Before understanding types of fixed income, investors must understand the capital structure. In its simplest…
In the low-interest rate environment, domestic markets have displayed a growing appetite for high-yield bond issuance in recent years. Aside from the increased risk compensation (higher coupons), investor interests are also protected by intermediaries, namely bond trustees.
A bond trustee is a company designated by the issuer as the custodian of funds and official representative of bondholders. The trustee plays a vital role in investor protection with the aim of operating in the best interest of the investors rather than the issuer (although the trustee’s expenses are paid by the issuer). The Trustee is generally indemnified against all liabilities of the issuer and all actions and proceedings undertaken, except in the case of a breach of the deed or a fraud.
The bondholders who subscribe for the issue at the outset (or by subsequently purchasing the bonds in the secondary market) will have accepted that the trustee will act on their behalf (Figure 1).
Figure 1. Typical Trust Structure
Source: Perpetual Corporate Trust
A trustee is appointed to monitor the obligatory compliance of the issuer, as set out in a trust deed, and to represent bondholders in enforcing their contract with the issuer where necessary. It also has discretionary powers which enable it to negotiate term amendments of the debt, and to waive defaults. Examples of trustee duties:
- holding the issuer’s obligation to pay principal and interest (and holding any security if the bond is secured) on trust for the bondholders,
- monitoring the issuer to ensure the issuer is not in breach of its obligations under the terms and conditions of the bond,
- acting on behalf of the bondholders in certain situations,
- enforcing the covenants of the trust deed on behalf of each bondholder, and
- coordinating and disseminating information.
For most senior unsecured bond issuance there is no obligation to have a trustee. So, in effect, the issuer is free to choose whether to use a fiscal agent or trustee. However, the presence of trustees is increasing for the following reasons:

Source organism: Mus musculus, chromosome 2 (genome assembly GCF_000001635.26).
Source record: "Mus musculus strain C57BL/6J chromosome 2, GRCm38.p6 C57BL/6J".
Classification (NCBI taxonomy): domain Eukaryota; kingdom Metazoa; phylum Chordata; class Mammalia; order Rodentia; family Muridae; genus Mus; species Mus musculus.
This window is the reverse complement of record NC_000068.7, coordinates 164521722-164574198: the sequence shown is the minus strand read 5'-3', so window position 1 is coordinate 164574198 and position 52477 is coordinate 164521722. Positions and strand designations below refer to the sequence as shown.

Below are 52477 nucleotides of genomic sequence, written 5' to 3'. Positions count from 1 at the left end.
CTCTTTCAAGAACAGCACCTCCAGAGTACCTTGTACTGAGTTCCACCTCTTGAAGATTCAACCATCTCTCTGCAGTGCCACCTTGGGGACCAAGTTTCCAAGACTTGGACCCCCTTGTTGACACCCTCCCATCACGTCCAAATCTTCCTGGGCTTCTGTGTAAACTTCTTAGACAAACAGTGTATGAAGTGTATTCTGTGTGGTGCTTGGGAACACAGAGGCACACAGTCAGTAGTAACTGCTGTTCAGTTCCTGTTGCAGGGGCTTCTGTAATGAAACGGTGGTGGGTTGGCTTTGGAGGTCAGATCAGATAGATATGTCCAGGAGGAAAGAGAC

- Certain types of issuance, such as asset-backed debt, nearly always requires the use of a trustee, and this market has grown exponentially over the past decade;
- There is a growing trend towards the use of trustees in sovereign issues; and
- As access to the capital markets widens, new issuers are coming forth and are utilising trustees as a vote of confidence for investors.
Trustees are predominantly used for bonds in the wholesale market. In comparison, once a secondary market trading commences in the listed retail market, tranches or segments often trade in dark pools making it tough for the trustee to identify holders. As a result, issuers sometimes choose to issue Deed Polls (e.g. NAB Subordinated Notes 2), which replaces the Trust Deed but still gives a legal overlay to the issuer’s obligation. This is also because trustees often will not want to get deeply involved with this issue.
The market for bond trustees is fairly niche, and generally bundled with other ancillary financial services under an institution’s fund/investment management arm. While institutions like Westpac, AMP and Challenger Limited provide internal trustee services through their funds management arm, other participants in the domestic bond market include:
After generating substantial losses 2012-13, ASX-listed mining company Mirabela Nickel (MBN) entered into voluntary administration in early 2014. The end result was a capital restructure where the noteholders forgave their existing unsecured debt and provided interim funding in return for equity and new Senior Convertible Secured Notes (SCSN). BNY Mellon Australia (BNYM) was the appointed trustee.
After further deterioration, the company entered into liquidation in late 2015 and BNYM enforced the rights of the secured noteholders (first lien on MBN assets). While the creditors are still negotiating their claims, liquidators said it was likely that “proceeds realised will be insufficient to discharge the secured debt due to BNYM” and there was “no likelihood that subordinated creditors and shareholders would receive any distribution from assets available”.
This highlights that the role of the trustee does by no means guarantee full capital recovery in a default. Nonetheless, trustees play an protective role when faced with a major credit deterioration (default, breach of covenants, non-viability triggers) and provide investors with some procedural clarity in a worse-case scenario.